Who couldn’t use more energy? Especially throughout the Summer heat (at time of writing currently 40 degrees, hence feeling a bit jaded!) Most of us don’t have enough energy, and when we’re feeling especially low, our go-to foods and drinks tend to be high in carbohydrates, especially from sugar and/or caffeine. Those things will give us a temporary boost, but it’s often followed by a crash.
So what to eat to improve our energy levels?
We actually have a lot of options that are healthier than what’s found in most vending machines, and the list probably includes a lot of foods you like but didn’t know that could, in fact perk up in that morning and/or the mid-afternoon slump.
We do need certain nutrients to feel healthy and energized. That’s not because they’re stimulants, like caffeine, but because our body uses them to produce energy at the cellular level. That’s what really fuels rather than just speeding things up artificially for a little while.
Some of these energy-producing nutrients include;
* I have included “what they do for us” just for information!
A B complex vitamin usually delivers eight of the B vitamins, B complex vitamins help the body make energy from the food we eat, form red blood cells, and play an essential role in certain bodily functions.
Carnitine is a substance found in the cells of the body, mostly in the skeletal muscles and heart muscles. It’s necessary for energy production because it transports long-chain fatty acids into the mitochondria to be burned for energy. *Mitochondria are the working organelles that keep the cell full of energy.CoQ10 Coenzyme Q10 is a compound found naturally in your body. Known to have antioxidant effects, it is essential for the proper functioning of your cells; one of its main jobs is to aid in the production of energy
Creatine is a naturally occurring substance made from amino acids, the building blocks of protein. Creatine is produced in the liver, kidneys, and pancreas; 95 percent of it is found in muscles, with the rest located in the brain, heart, and testesIron is necessary for producing haemoglobin and myoglobin, two proteins that carry oxygen in the blood.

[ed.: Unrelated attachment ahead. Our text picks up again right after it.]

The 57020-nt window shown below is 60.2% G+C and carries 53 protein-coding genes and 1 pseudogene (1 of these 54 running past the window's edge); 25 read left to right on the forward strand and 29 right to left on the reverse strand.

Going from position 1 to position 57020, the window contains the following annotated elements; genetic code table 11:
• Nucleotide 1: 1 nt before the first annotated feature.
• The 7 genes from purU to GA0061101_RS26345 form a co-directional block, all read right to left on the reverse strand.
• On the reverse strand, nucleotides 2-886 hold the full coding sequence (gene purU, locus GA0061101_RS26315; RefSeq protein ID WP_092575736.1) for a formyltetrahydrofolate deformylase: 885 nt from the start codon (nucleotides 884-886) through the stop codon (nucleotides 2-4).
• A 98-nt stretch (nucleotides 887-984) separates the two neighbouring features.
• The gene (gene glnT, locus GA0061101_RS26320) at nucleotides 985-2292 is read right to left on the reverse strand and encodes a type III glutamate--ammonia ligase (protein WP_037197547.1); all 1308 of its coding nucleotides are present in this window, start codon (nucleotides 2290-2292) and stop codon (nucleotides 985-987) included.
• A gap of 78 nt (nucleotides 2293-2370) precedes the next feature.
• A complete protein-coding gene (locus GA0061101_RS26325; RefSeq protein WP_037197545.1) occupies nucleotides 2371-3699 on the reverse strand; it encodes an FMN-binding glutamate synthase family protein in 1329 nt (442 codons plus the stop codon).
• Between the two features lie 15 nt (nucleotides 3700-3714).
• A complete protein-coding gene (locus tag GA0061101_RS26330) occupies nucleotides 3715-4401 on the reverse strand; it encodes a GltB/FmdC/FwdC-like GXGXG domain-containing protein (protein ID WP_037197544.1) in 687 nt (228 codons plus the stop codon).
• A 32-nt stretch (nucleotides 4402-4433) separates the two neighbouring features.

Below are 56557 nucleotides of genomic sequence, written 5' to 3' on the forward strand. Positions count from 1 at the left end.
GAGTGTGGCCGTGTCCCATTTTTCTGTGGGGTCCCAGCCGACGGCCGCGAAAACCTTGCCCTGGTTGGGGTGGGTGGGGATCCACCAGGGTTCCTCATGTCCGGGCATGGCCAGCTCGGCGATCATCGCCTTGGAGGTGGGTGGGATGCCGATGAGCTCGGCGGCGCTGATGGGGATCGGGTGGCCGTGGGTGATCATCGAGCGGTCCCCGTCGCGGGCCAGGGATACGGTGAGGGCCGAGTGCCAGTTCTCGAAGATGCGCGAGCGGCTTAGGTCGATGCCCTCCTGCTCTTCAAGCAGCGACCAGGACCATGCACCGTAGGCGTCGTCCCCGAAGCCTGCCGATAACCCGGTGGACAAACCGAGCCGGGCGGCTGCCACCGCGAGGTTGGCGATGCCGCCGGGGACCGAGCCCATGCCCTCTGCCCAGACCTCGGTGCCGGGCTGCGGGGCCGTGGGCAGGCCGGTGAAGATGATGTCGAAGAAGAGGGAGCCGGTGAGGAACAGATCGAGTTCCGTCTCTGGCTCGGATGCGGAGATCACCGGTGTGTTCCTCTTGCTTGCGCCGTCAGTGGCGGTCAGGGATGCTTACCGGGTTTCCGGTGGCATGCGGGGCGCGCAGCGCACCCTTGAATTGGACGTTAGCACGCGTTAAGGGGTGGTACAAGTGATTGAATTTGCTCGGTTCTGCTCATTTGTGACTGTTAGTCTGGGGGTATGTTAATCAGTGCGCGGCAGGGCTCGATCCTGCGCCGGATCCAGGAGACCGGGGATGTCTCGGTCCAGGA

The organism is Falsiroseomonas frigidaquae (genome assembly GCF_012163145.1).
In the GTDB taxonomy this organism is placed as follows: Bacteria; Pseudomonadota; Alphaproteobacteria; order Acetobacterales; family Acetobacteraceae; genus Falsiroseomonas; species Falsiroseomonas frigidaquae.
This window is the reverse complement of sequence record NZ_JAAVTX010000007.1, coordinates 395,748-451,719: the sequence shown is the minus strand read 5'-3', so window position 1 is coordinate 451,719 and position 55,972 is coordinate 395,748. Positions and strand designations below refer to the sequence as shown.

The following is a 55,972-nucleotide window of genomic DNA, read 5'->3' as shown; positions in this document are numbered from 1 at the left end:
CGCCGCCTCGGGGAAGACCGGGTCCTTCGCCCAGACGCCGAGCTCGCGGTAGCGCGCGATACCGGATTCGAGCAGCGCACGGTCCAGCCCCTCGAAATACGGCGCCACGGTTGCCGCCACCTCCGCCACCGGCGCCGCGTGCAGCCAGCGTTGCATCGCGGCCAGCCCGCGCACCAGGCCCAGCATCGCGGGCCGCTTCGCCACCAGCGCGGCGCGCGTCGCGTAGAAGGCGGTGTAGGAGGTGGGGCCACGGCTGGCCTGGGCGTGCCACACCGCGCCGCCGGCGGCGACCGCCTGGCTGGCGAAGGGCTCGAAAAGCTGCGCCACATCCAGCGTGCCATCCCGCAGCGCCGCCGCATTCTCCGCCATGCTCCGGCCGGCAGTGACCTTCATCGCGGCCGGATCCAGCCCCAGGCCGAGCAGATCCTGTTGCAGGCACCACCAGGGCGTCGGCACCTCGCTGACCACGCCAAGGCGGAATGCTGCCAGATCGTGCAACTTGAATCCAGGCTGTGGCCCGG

Magnesium is a major mineral that is needed for so many things, including muscle and nerve function (including the heart muscle), energy production, healthy blood sugar levels, and bone health.
Protein Our bodies use protein to build just about everything. Skin, hair, muscles, organs, even the haemoglobin in blood is made of protein.
Potassium The bulk of our body’s potassium is found inside cells. Life, as we know it, would not be possible without potassium, and not just to the functioning of the human body.
Potassium, in fact, is necessary for normal function of virtually all living organisms.
When looking at fatigue fighters, we also have to look at carbohydrates and protein;
Carbohydrates, which come from sugary foods and grains; gives that quick energy burst, but then your tank runs dry again before long.
Protein and the other nutrients listed above, on the other hand, are better for endurance—long-lasting energy. So the best thing to do is combine carbs with these nutrients. That way, you get an immediate boost but can keep going for the long haul instead of plunging back into sleepiness once you burn off the carbs.
Part two to follow, where we will look further at the best types of foods that will help with fatigue, we will take a look at each one and see which foods have high levels of the vitamins and minerals that give you energy so you know what the best options are, not just for afternoons when you’re fading, but to keep you from fading in the first place!